Generation GND

In November of 2018, after the massive blue wave that carried progressive candidates into the halls of congress an idea was born. The Sunrise movement staged a sit-in at the office of soon-to-be house speaker Nancy Pelosi. At that demonstration newly elected Alexandria Ocasio-Cortez spoke and brought media attention to a growing movement of young people who demanded change. In the following February, AOC and Senator Ed Markey put forth a resolution to establish a Green New Deal. This podcast tells the story of the young people who are at the forefront of the climate movement. An excellent show that from the first listen fills you with hope and energizes you to take action. This show is another production from the Critical Frequency podcast network. 

 

This Land

What do two murders, a supreme court case, and indigenous land rights have to do with climate? More than you might think. This Land is an unbelievable podcast that follows the story of two murders in Oklahoma that formed the backbone of a recent supreme court decision that has “resulted in the largest restoration of tribal land in US history.” Follow along as host Rebecca Nagle, an Oklahoma journalist and citizen of the Cherokee Nation, connects the dots between these murders and the fate of half of the land in Oklahoma. By this point you might be asking yourself, “what does this have to do with climate change?” Which is a fair question. Climate change is the result of unchecked capitalism and colonialism. Indigenous issues, especially those regarding the sovereignty of their land, are deeply connected to the future of how we address the climate crisis.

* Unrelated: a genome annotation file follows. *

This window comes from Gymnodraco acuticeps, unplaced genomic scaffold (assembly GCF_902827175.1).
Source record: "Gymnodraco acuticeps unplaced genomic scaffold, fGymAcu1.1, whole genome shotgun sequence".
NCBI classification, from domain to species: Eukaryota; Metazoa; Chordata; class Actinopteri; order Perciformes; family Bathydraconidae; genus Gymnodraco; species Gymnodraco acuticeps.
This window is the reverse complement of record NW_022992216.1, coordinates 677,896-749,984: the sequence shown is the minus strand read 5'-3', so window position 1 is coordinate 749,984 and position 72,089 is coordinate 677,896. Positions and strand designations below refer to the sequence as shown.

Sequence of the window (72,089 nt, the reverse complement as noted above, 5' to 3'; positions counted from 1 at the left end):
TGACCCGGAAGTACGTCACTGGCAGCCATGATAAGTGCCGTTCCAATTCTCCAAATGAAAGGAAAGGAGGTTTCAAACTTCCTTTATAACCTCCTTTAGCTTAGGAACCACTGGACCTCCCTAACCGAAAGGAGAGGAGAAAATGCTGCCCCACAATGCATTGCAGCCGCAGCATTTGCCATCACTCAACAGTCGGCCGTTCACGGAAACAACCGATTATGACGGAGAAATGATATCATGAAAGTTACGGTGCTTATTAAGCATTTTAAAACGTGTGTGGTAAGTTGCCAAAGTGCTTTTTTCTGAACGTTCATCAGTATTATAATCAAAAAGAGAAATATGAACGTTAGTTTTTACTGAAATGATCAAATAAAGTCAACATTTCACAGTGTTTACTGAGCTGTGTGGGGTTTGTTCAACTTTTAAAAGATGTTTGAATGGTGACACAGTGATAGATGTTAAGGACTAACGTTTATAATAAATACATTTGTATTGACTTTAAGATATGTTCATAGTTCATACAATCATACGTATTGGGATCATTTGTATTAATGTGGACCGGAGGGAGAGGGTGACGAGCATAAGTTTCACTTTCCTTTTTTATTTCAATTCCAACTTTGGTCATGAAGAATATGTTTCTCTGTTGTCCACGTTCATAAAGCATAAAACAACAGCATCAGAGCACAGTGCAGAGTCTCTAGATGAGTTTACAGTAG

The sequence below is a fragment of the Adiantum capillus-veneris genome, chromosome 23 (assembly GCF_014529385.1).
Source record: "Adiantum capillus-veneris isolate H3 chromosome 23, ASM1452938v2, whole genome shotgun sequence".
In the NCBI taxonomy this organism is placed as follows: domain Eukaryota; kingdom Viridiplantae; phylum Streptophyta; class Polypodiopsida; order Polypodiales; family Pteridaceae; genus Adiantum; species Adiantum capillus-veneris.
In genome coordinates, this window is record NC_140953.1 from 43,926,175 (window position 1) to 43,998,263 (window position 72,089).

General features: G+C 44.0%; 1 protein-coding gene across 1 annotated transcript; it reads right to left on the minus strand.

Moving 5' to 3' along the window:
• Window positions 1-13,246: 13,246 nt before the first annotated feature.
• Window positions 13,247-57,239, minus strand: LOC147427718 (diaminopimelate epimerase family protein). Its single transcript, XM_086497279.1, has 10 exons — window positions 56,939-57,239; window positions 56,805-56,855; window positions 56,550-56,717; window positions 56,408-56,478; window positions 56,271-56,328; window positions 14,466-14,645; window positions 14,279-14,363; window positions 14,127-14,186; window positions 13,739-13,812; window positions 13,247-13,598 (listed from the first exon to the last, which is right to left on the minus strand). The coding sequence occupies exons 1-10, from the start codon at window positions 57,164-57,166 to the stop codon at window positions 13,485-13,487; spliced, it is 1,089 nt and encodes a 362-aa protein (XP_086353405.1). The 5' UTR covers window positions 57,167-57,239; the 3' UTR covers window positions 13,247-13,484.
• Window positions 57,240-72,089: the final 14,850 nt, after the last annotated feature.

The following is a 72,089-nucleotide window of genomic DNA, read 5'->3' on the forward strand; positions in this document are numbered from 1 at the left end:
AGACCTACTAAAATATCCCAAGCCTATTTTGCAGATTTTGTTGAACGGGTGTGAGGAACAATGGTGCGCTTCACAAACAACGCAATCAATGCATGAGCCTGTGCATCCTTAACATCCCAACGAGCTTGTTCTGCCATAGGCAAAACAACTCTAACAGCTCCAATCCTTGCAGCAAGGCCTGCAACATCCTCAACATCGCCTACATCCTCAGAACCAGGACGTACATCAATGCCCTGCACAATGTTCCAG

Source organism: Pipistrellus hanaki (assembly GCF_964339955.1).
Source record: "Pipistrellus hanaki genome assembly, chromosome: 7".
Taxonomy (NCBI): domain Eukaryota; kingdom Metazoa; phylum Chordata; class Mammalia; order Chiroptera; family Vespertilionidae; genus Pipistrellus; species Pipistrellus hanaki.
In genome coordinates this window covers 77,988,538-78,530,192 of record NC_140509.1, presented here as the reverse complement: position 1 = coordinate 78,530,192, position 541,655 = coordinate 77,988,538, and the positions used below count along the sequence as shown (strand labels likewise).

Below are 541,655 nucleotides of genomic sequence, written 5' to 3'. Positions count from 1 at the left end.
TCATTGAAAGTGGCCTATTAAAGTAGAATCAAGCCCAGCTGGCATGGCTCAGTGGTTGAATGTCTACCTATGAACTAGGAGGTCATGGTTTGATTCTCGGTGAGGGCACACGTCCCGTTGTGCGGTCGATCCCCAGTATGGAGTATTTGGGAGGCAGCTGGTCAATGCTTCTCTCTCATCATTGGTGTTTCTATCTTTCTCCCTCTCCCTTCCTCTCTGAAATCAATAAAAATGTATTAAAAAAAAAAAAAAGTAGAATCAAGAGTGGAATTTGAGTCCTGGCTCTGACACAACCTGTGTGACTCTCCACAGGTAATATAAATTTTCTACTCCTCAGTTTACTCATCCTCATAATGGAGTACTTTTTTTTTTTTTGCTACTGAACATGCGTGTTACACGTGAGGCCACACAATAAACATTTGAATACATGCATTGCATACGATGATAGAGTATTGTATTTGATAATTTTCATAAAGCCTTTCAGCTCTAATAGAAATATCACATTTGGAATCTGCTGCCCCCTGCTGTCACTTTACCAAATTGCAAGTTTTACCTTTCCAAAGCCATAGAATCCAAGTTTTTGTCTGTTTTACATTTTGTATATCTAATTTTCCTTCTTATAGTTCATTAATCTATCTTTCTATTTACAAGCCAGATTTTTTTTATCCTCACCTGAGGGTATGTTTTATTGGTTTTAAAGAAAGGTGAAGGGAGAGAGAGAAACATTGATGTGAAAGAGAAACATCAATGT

How to Save a Planet

Sometimes, navigating the climate crisis can be overwhelming. I’m sure many of you will read that sentence and think about just how much of an understatement it is, trust me, I know. How to Save a Planet is a hilarious and exciting new show that tries to make that a little bit better. It is so good, I binged the first four episodes on one run and got lost in my neighborhood! Hosted by Journalist Alex Blumberg and scientist and overall ba**ss  Dr. Ayana Elizabeth Johnson, this show brings you along as the hosts interview people and try to discover what we can do about the climate crisis.